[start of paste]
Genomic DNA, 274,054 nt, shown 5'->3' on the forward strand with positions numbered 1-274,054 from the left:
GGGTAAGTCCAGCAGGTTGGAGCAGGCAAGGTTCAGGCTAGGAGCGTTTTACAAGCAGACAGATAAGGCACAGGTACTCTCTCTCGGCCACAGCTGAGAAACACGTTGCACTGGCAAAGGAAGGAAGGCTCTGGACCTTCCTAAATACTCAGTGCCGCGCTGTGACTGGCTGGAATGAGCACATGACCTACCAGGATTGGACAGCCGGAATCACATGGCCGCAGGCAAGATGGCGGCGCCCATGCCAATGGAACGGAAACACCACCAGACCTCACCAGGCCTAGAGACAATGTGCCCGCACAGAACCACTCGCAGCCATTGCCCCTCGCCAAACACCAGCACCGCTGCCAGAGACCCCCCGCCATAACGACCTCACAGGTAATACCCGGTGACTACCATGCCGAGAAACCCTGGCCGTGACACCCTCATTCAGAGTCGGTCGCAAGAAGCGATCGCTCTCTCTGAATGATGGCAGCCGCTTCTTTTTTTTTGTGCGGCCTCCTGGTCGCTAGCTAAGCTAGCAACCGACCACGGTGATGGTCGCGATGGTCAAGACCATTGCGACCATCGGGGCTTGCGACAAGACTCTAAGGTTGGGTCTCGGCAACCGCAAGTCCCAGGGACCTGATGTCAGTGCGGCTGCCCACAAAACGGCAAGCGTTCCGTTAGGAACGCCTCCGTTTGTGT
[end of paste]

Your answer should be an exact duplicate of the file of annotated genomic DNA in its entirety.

Genomic DNA, 274,054 nt, shown 5'->3' on the forward strand with positions numbered 1-274,054 from the left:
GGGTAAGTCCAGCAGGTTGGAGCAGGCAAGGTTCAGGCTAGGAGCGTTTTACAAGCAGACAGATAAGGCACAGGTACTCTCTCTCGGCCACAGCTGAGAAACACGTTGCACTGGCAAAGGAAGGAAGGCTCTGGACCTTCCTAAATACTCAGTGCCGCGCTGTGACTGGCTGGAATGAGCACATGACCTACCAGGATTGGACAGCCGGAATCACATGGCCGCAGGCAAGATGGCGGCGCCCATGCCAATGGAACGGAAACACCACCAGACCTCACCAGGCCTAGAGACAATGTGCCCGCACAGAACCACTCGCAGCCATTGCCCCTCGCCAAACACCAGCACCGCTGCCAGAGACCCCCCGCCATAACGACCTCACAGGTAATACCCGGTGACTACCATGCCGAGAAACCCTGGCCGTGACACCCTCATTCAGAGTCGGTCGCAAGAAGCGATCGCTCTCTCTGAATGATGGCAGCCGCTTCTTTTTTTTTGTGCGGCCTCCTGGTCGCTAGCTAAGCTAGCAACCGACCACGGTGATGGTCGCGATGGTCAAGACCATTGCGACCATCGGGGCTTGCGACAAGACTCTAAGGTTGGGTCTCGGCAACCGCAAGTCCCAGGGACCTGATGTCAGTGCGGCTGCCCACAAAACGGCAAGCGTTCCGTTAGGAACGCCTCCGTTTGTGT